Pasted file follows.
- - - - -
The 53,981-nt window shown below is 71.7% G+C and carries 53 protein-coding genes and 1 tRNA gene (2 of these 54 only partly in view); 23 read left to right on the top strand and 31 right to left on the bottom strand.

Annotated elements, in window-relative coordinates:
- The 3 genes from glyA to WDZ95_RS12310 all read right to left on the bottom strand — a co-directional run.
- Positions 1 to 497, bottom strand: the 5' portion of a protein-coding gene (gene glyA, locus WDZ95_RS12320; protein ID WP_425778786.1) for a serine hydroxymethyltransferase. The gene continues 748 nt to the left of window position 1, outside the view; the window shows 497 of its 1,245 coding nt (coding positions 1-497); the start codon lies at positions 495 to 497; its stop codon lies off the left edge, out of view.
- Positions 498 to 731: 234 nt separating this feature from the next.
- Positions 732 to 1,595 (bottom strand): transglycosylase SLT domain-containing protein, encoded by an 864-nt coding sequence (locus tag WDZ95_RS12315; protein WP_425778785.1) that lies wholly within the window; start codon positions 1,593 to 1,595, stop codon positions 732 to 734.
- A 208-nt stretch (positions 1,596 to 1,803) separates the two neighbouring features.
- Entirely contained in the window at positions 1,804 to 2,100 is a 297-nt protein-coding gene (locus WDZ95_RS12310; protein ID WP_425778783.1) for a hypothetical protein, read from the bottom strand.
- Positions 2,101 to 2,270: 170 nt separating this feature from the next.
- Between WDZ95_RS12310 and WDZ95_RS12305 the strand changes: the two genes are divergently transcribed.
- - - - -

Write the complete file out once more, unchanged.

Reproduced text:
The 53,981-nt window shown below is 71.7% G+C and carries 53 protein-coding genes and 1 tRNA gene (2 of these 54 only partly in view); 23 read left to right on the top strand and 31 right to left on the bottom strand.

Annotated elements, in window-relative coordinates:
- The 3 genes from glyA to WDZ95_RS12310 all read right to left on the bottom strand — a co-directional run.
- Positions 1 to 497, bottom strand: the 5' portion of a protein-coding gene (gene glyA, locus WDZ95_RS12320; protein ID WP_425778786.1) for a serine hydroxymethyltransferase. The gene continues 748 nt to the left of window position 1, outside the view; the window shows 497 of its 1,245 coding nt (coding positions 1-497); the start codon lies at positions 495 to 497; its stop codon lies off the left edge, out of view.
- Positions 498 to 731: 234 nt separating this feature from the next.
- Positions 732 to 1,595 (bottom strand): transglycosylase SLT domain-containing protein, encoded by an 864-nt coding sequence (locus tag WDZ95_RS12315; protein WP_425778785.1) that lies wholly within the window; start codon positions 1,593 to 1,595, stop codon positions 732 to 734.
- A 208-nt stretch (positions 1,596 to 1,803) separates the two neighbouring features.
- Entirely contained in the window at positions 1,804 to 2,100 is a 297-nt protein-coding gene (locus WDZ95_RS12310; protein ID WP_425778783.1) for a hypothetical protein, read from the bottom strand.
- Positions 2,101 to 2,270: 170 nt separating this feature from the next.
- Between WDZ95_RS12310 and WDZ95_RS12305 the strand changes: the two genes are divergently transcribed.